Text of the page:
The U.S. Department of Energy’s Research Support Facility (RSF), in Golden, Colo., is arguably America’s most significant building of the last decade, at least in terms of energy consumption.
The 222,000-sf, slanted H-shaped office building, on the site of the DOE’s National Renewable Energy Laboratory, is designed to produce as much or more energy than it uses—to be specific, 35 kBtu/sf/year, which is 50% below ASHRAE 90.1-2004. The building, which also includes a data center that serves the entire campus, can accommodate 825 staff; it provides 61% more space to the NREL building stock yet adds only 6% in energy demand (which is provided by PVs). Yet the building itself came in at $57.4 million ($259/sf) in construction costs, with a total contract cost of $64 million, including campus utilities and infrastructure—$288/sf.
More importantly, the Building Team achieved these remarkable numbers through rigorous energy-conservation methods that brought the RSF’s energy use down by about 80% compared to a conventional building. Only after all energy-saving strategies were applied were renewable energy sources used. Only readily available, made-in-the-USA products, technologies, and systems were used.
The DOE and NREL held a national design competition to pick the team, setting forth 26 project objectives in a fast-track, multi-bid proposal. Three objectives were deemed “mission critical”: a LEED Platinum rating, Energy Star First “Plus,” and safe work performance. The other 23 were termed “highly desirable”—such as providing room for up to 800 staff—or “if possible,” notably net-zero energy use, “most energy-efficient building in the world,” and a LEED Platinum “Plus” rating. Moreover, the project had to demonstrate that a distinctively new class of real estate was feasible and replicable by the private sector.
The winning team, led by design firm RNL and GC Haselden Construction (with engineering from Stantec Consulting), vowed to meet or exceed all 26 objectives. This was risky, since the team would be paid only 50% of the cost of completing the preliminary design; if the DOE didn’t like it, the feds could terminate the contract with no additional payment.
The Building Team evaluated and tested a multitude of technologies before choosing the systems that would go into the structure. These included hydronic radiant slab heating and cooling employing 45 miles of piping; a below-grade maze of heavy concrete structures to store thermal energy for passive cooling and heating; a dedicated outside air system that provides fresh air via raised floors when the windows are closed; and a thermally massive exterior wall system using insulated precast tilt-up panels.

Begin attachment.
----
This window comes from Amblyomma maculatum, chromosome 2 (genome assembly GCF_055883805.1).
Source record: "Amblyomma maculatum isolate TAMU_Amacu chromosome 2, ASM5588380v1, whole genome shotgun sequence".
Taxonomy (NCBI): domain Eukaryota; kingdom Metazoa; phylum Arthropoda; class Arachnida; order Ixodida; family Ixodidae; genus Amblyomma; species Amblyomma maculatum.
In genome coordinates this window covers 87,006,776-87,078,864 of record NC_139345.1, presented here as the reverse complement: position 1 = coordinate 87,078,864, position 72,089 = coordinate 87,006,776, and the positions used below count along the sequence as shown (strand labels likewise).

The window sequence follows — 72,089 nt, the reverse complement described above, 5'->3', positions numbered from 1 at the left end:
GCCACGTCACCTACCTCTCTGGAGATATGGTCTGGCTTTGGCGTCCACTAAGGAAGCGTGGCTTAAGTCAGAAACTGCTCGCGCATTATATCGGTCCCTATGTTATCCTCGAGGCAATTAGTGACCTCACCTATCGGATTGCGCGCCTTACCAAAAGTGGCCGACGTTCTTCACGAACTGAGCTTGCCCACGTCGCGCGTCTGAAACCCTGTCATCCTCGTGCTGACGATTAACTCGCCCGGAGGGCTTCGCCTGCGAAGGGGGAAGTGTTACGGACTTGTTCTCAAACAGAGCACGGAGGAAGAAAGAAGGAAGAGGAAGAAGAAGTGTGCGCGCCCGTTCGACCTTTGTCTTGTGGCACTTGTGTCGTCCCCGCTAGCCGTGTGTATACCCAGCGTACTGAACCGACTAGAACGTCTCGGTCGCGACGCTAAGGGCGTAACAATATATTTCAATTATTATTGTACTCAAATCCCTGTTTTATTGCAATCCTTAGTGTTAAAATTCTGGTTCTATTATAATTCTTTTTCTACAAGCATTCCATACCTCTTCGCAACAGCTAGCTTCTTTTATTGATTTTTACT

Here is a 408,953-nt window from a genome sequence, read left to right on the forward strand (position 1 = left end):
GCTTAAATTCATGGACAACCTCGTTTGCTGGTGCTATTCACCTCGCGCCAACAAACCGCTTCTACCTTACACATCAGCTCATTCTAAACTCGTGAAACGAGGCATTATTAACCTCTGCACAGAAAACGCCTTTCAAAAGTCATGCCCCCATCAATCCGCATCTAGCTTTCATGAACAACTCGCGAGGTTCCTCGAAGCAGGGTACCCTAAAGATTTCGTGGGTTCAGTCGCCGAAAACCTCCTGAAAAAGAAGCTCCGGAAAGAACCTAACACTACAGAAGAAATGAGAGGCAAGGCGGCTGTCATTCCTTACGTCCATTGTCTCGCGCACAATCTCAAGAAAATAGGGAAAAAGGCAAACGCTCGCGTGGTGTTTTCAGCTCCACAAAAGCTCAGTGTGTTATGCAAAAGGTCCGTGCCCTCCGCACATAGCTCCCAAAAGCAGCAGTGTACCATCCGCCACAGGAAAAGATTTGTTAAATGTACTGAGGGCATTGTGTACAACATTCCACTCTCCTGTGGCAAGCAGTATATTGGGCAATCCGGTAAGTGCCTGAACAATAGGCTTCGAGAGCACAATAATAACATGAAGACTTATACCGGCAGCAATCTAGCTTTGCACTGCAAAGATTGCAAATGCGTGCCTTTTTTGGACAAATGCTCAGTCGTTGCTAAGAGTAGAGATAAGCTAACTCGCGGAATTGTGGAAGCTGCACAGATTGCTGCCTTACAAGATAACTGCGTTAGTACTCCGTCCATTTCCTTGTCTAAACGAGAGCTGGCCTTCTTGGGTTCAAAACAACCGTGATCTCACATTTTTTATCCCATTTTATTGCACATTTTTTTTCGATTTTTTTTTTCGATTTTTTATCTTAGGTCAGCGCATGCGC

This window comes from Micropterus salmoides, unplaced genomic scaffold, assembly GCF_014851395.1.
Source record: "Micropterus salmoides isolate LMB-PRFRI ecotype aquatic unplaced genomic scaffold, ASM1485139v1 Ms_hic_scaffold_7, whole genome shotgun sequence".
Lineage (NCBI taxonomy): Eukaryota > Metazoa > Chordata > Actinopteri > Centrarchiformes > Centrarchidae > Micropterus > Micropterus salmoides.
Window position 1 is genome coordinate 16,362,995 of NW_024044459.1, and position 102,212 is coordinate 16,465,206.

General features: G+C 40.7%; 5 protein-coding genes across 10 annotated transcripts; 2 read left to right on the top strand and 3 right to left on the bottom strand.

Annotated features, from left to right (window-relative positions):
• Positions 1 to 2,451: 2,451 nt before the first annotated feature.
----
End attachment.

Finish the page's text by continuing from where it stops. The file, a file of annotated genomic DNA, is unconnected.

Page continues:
Modular workstations, raised floor systems, and demountable walls were tested via full-scale mockups to provide optimal daylighting, thermal comfort and control, sound control, and indoor air quality. Occupied spaces are no more than 30 feet from an operable window. A mechanical system automatically opens a third of the windows on cool summer nights.
Working intensively with subcontractors, the team installed a standing seam metal roof 90 days ahead of schedule so that photovoltaics could be installed on time. Two of the technologies used in the RSF—transpired solar collectors and electrochromic windows—were co-developed by NREL scientists. Nearly 600 windows were placed, many of them crowned with specially designed “bonnets” to control interior heat buildup (see http://www.bdcnetwork.com/article/windows-keep-green-goals-view).
As impressive as the technological innovations were, the real breakthrough had to do with the team’s embrace of the DOE performance-based procurement process. In a radical departure from standard DOE procedures, the Building Team negotiated with DOE over a two-month period to redefine standard construction contracts, federal acquisition regulations, and RFP contract terms.
The final contract contained more than a dozen specially crafted clauses, and the new contracting method—performance-based design-build—proved so successful that it has become the new NREL model for subsequent high-performance DOE construction projects, including a new building at NREL that Haselden and RNL are working on. In fact, the team’s performance was rated “superior” on each of the 26 objectives, qualifying them for $2 million in contract incentives.
“This would have to be one of the most collaborative projects I’ve seen in recent years,” said Building Team Awards juror Michael Damore, AIA, Executive Managing Director of A/E firm Epstein, Chicago. Said J.A. Detamore, PhD, PE, PMP, Director, NREL Infrastructure and Campus Development, “The level of innovation and creativity that went into this [project] is simply outstanding. The project represents the highest level of partnering I have ever been part of in my 29 years of experience.”
The lesson of the NREL Research Support Facility is clear: If the U.S. government can build a net-zero energy office building at market-rate cost, why can’t the private sector do so?
For more on this topic, see “Zero and Net-Zero Energy Buildings + Homes."